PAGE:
Doing Life Together

Doing Life Together

What To Do With Worried Thoughts

posted by Linda Mintle

I’ve been doing a number of radio shows because of my new book, Letting Go of Worry. The question continues to be asked, “What do you do with worried thoughts?”

First, let me tell you what doesn’t work-trying to suppress a worried thought! If you keep telling yourself to stop worrying, you will probably worry more. Trying to suppress or push down a worried thought results in more worry.

So, first identify the worried thought. Let it come. It is what you do with it that matters.

Then, take it captive. This means do not allow it to wander in worried waters. Confine it.

Replace that thought with God’s truth–He promises provision, help in time of trouble, His presence, etc. To do this, you must renew your mind with the character of God and His promises. I list several versus in the back of the book to help with this.

The point is that worried thoughts can be captured and redirected.

For more help letting go of worry, click on the book cover on the right.

10 Ways to Help Your Young Adult Resist Premartial Sex

posted by Linda Mintle

A recent Gallup poll reported:

  • 80 percent of young unmarried Christians have had sex outside of marriage.
  • Two-thirds of unmarried Christians have been sexual active in the last year.
  • 42 percent of the 18-29 year olds in the 80 percent group are currently in sexual relationships.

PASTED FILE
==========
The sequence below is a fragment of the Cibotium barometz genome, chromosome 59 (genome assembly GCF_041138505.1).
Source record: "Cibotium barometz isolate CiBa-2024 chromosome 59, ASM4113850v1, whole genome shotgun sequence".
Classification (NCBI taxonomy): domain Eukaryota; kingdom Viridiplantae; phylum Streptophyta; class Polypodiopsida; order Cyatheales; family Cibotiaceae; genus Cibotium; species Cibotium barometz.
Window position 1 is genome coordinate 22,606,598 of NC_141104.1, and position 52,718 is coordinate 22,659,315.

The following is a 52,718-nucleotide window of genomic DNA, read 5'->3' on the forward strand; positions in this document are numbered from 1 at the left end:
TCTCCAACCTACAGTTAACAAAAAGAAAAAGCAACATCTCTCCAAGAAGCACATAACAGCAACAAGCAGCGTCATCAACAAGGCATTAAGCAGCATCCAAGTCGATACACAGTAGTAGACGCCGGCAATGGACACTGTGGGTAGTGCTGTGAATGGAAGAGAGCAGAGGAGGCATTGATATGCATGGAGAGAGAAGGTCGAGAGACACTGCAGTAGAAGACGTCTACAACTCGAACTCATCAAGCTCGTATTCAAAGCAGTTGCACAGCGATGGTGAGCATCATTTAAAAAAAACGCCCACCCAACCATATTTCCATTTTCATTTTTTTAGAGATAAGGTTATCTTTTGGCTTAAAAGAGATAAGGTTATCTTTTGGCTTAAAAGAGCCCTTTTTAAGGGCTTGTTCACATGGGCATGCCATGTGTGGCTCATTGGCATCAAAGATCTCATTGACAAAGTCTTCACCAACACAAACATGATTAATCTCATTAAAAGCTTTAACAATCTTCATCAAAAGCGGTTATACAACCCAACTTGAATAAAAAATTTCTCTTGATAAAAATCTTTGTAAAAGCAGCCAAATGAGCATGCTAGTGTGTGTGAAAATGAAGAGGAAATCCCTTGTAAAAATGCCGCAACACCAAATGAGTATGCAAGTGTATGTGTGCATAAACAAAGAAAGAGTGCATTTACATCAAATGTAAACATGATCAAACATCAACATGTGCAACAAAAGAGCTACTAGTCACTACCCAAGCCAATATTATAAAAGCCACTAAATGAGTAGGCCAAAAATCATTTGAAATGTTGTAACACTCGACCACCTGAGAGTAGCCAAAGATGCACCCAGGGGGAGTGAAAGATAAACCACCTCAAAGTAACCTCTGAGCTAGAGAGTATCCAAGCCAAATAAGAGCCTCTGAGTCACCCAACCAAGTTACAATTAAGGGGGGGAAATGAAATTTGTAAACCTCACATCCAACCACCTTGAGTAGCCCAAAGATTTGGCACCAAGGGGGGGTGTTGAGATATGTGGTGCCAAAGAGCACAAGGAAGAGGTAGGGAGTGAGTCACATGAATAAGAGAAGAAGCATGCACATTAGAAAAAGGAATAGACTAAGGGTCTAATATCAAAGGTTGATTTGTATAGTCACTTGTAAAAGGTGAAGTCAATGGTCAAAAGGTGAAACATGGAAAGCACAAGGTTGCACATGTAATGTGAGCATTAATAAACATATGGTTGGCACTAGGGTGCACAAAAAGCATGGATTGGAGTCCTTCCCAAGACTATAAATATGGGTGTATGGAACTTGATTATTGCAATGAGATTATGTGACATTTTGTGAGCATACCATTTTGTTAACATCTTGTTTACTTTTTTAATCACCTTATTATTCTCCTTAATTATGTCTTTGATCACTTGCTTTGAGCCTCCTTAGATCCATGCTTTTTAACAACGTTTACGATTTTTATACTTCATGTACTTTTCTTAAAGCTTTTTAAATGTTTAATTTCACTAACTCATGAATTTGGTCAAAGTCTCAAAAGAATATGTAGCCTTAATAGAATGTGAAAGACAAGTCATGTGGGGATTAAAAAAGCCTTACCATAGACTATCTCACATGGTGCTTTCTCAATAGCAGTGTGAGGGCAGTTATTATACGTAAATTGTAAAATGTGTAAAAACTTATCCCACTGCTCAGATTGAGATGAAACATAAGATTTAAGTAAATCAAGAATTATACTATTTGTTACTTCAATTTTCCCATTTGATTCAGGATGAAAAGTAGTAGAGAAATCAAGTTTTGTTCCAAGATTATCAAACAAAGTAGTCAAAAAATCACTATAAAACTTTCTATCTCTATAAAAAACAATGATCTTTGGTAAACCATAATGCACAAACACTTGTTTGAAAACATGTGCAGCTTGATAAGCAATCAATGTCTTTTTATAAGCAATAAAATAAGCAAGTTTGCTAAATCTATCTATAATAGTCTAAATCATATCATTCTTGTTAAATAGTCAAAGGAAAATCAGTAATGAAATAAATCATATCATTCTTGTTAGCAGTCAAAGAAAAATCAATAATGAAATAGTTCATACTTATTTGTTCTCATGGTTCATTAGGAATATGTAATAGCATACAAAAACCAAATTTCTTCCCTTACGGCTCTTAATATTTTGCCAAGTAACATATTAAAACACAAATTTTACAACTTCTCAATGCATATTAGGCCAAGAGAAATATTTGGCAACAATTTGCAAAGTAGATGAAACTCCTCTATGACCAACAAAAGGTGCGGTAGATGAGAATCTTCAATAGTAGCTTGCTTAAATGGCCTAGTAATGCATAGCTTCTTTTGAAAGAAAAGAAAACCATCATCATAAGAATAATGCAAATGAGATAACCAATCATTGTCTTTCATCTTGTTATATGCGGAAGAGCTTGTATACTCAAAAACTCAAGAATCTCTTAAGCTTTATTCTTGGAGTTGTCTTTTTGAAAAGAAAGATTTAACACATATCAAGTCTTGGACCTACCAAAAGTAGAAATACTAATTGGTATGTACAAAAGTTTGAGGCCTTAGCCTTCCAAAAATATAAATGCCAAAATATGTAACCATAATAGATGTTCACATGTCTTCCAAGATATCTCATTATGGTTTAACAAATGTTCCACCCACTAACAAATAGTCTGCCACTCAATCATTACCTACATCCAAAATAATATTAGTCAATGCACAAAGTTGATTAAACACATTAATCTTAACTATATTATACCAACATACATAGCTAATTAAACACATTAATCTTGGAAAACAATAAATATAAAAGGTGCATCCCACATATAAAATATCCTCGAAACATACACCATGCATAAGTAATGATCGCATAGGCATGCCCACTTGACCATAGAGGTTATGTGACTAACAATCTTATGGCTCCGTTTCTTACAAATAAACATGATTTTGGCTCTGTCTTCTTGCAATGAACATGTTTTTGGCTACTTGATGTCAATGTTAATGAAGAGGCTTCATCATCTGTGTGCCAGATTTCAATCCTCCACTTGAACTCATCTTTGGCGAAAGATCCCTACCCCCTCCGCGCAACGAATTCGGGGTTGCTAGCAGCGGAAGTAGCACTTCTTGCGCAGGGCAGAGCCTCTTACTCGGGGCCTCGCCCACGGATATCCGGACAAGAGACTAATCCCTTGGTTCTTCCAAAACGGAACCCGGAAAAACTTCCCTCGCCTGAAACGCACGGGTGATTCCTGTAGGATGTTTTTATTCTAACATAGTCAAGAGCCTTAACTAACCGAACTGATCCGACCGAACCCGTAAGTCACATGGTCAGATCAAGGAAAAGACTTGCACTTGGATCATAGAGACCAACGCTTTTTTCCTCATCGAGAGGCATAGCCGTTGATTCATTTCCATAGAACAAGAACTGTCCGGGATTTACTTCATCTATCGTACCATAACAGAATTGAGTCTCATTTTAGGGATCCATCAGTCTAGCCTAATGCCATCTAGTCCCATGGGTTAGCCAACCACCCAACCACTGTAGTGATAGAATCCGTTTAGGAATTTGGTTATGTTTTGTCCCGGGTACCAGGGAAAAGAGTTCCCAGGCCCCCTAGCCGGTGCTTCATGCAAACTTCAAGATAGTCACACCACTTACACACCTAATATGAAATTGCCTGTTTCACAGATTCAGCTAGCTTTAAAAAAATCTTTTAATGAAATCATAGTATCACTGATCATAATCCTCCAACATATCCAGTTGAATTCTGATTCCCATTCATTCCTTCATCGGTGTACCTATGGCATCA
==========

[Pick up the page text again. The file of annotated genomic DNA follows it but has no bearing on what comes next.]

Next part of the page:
Yet, despite these statistics, 76 percent of Christians still believe sex outside of marriage is wrong. Apparently, there is a wide disconnect between what we believe and what we actually do. Why is this and how can we help young adults live what they believe?

1) Have on-going discussions with your young adult about the pressures to conform, availability of pornography, and how they are coping with living in a culture saturated with sex.

2) As you watch media together, comment on how the attitudes in media conflict with a biblical worldview.

3) Go to church. Attending church one day a week (which is what most people do) hardly competes with the daily onslaught of sexual messages, but it does provide a weekly centering and reminder.

4) Continue to read your Bible and encourage your young adult to be in the Word.  This is one way to renew the mind.

5) Pray together whenever possible and let them know you understand how difficult the struggle is and the importance of putting on the armor of God daily (Ephesians 6:10-18).

6) Use news items and stories from friends to remind them about sexually transmitted diseases, the emotional fall out of sex outside of marriage, and the spiritual issues involved. Our culture is all about the physical, but people live with the emotional and spiritual impact of sexually acting out. Talking about someone’s experience in terms of the whole person is helpful.

7) Value marriage. Work through your own marital issues and show young adults that marriage is worth fighting for and needs to be valued.

8) Talk about the cohabitation data. Cohabitation leads to an increased chance of divorce.

9) Encourage your young adult to find friends who want to be accountable and will try to live what they believe.

10) When it comes to sex, resisting temptation is best done by not putting oneself in a position of temptation. Identify the triggers that can leave your young adult vulnerable.

 

5 Tips to Beat Mom Stress

posted by Linda Mintle

Do you have mom stress? Then, stop what you are doing and look at this checklist.

You can only go on empty so long. So….